The Allocation of Housing and Homelessness (Eligibility) (England) (Amendment) Regulations 2016 have (finally) been made to come into force on 30 October 2016. These sort out the anomaly highlighted in Romans v Southwark LBC and SSDCLG and Alabi v SSDCLG about those with leave to remain granted under Appendix FM. Their eligibility for housing and homeless assistance is confirmed. A number of appeals have been stayed pending the regulations, which should now be resolved.
An interesting Scots deposit penalty claim case is here – Russel-Smith & Others v Uchegbu  SC EDIN 64. The Scots deposit penalty provisions are different to those of England & Wales, not least in that instead of an order of between 1 to 3 times the deposit, the relevant Scottish provision is:
If satisfied that the landlord did not comply with any duty in regulation 3 the sheriff— (a) must order the landlord to pay the tenant an amount not exceeding three times the amount of the tenancy deposit;
So, the discretion is effectively unlimited between nil and 3 times the deposit. What is intriguing (apart from the usual wonderful Scottish law terms such as ‘the ish day’, is the approach taken by the Sheriff to the exercise of that discretion.
The landlord had admitted failing to protect the deposit in the 30 days allowed (and had only protected it after the issue of these proceedings), despite several warnings from the council. The deposit had been protected some 270 days late and had subsequently been returned to the tenants.
After accepting that the failure to protect was more to do with the landlord being generally a bit rubbish (I paraphrase) rather than a deliberate flouting of the regulations, and noting the late protection and subsequent return of the deposit (so not actual loss to the tenants), the court went on to find:
i. Firstly, the lease lasted 334 days, for 270 days of which, the deposit was unprotected and the tenants deprived of protection from the scheme and the proper information. In my judgement, to mark the fact that the defender breached the regulations for a sustained period of time which subjected the tenants and the deposit to a risk the regulations are designed to avoid, the proportionate and appropriate starting point for sanction in these circumstances is £1550 divided by 334 multiplied by 270. This produces a figure of £1253.
ii. Secondly, to that sum I will add a weighting to reflect the fact that the landlady was repeatedly officially informed of her obligations and still failed to comply. I do not accept the suggestion this was wilful defiance of the regulations. I am more inclined, on a balance of equities, even if finely judged in this aspect of the case, to accept the submission that the defender was dilatory in attending to her obligations to protect the deposit and advise the tenants of their rights rather than in wilful defiance of the purpose of the scheme. In assessing this aspect I also weigh in the balance the fact that no actual prejudice occurred and in the final analysis the purpose of the regulations was not defeated and the deposit was returned to the tenants, in full, without dispute. I also take into account the early admission of breach in these proceedings and the responsible way the defender has remedied the situation through her agents. I had the benefit of seeing the defender during the proceedings and while it may be said; ‘There’s no art to find the mind’s construction in the face’, I am satisfied the assurances given by Mr Wells, that she deeply regrets the position she now finds herself in, are genuine. For all these reasons, I will set the financial penalty to reflect this second factor, at £600.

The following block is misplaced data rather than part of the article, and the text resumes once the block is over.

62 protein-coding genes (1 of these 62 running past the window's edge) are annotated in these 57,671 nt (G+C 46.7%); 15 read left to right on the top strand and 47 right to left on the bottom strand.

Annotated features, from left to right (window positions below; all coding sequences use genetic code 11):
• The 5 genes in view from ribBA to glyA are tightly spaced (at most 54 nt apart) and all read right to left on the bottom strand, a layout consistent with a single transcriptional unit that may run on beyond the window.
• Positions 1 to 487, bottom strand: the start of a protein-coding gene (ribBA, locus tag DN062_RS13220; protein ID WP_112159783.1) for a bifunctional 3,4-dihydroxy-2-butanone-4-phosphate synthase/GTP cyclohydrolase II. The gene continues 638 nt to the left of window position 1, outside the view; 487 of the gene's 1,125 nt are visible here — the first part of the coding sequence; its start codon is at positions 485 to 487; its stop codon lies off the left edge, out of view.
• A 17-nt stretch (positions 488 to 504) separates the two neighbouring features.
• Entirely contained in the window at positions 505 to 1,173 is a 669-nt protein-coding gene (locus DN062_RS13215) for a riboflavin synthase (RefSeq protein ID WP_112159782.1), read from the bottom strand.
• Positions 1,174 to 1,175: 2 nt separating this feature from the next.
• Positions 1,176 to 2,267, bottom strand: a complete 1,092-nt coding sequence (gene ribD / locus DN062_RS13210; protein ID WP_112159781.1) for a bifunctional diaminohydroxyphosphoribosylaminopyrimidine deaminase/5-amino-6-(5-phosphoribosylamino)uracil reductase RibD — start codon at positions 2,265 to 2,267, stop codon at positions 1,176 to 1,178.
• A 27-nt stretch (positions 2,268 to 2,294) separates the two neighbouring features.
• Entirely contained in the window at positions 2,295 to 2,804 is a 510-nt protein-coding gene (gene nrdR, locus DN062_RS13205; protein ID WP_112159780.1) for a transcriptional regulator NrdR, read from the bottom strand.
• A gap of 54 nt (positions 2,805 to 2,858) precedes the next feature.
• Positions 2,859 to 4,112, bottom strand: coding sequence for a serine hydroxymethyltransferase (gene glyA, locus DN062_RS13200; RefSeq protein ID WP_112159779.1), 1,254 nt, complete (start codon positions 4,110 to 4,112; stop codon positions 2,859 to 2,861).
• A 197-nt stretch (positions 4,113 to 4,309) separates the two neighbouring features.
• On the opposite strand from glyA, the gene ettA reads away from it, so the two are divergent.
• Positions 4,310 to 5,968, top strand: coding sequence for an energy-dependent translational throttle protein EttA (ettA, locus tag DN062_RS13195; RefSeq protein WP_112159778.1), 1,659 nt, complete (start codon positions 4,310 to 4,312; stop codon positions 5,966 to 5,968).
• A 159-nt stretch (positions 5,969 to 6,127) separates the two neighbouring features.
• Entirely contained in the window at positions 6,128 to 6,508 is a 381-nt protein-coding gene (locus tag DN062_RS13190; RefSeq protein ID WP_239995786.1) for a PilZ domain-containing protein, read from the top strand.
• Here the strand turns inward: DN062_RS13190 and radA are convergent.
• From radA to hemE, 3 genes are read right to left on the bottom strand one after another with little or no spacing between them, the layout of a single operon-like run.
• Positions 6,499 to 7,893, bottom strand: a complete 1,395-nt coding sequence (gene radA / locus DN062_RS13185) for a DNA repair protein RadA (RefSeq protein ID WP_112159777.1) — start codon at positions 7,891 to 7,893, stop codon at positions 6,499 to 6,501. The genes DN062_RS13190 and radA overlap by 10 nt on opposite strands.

Accordingly, the total sanction I shall impose on the defender and award the pursuers is £1853.
In terms of the English & Welsh statute at least, this would be arguably to miss the point. The penalty amount is, as was clear when the legislation was made, intended to punish the landlord’s non-compliance rather than compensate tenants for the effects of non-compliance. To that extent, a calculation by the period of lack of protection would fail to meet the purpose of the Housing Act 2004, as being based upon the risk to the tenant, not the default of the landlord.
However, while the limits on the Court’s discretion may be different between Scotland and England & Wales (0-3 times v 1-3 times), a broad discretion within those limits is a broad discretion nonetheless, and therefore virtually impossible to challenge or appeal. Unless, perhaps, there is an argument that a wholly wrong basis was used to arrive at an amount…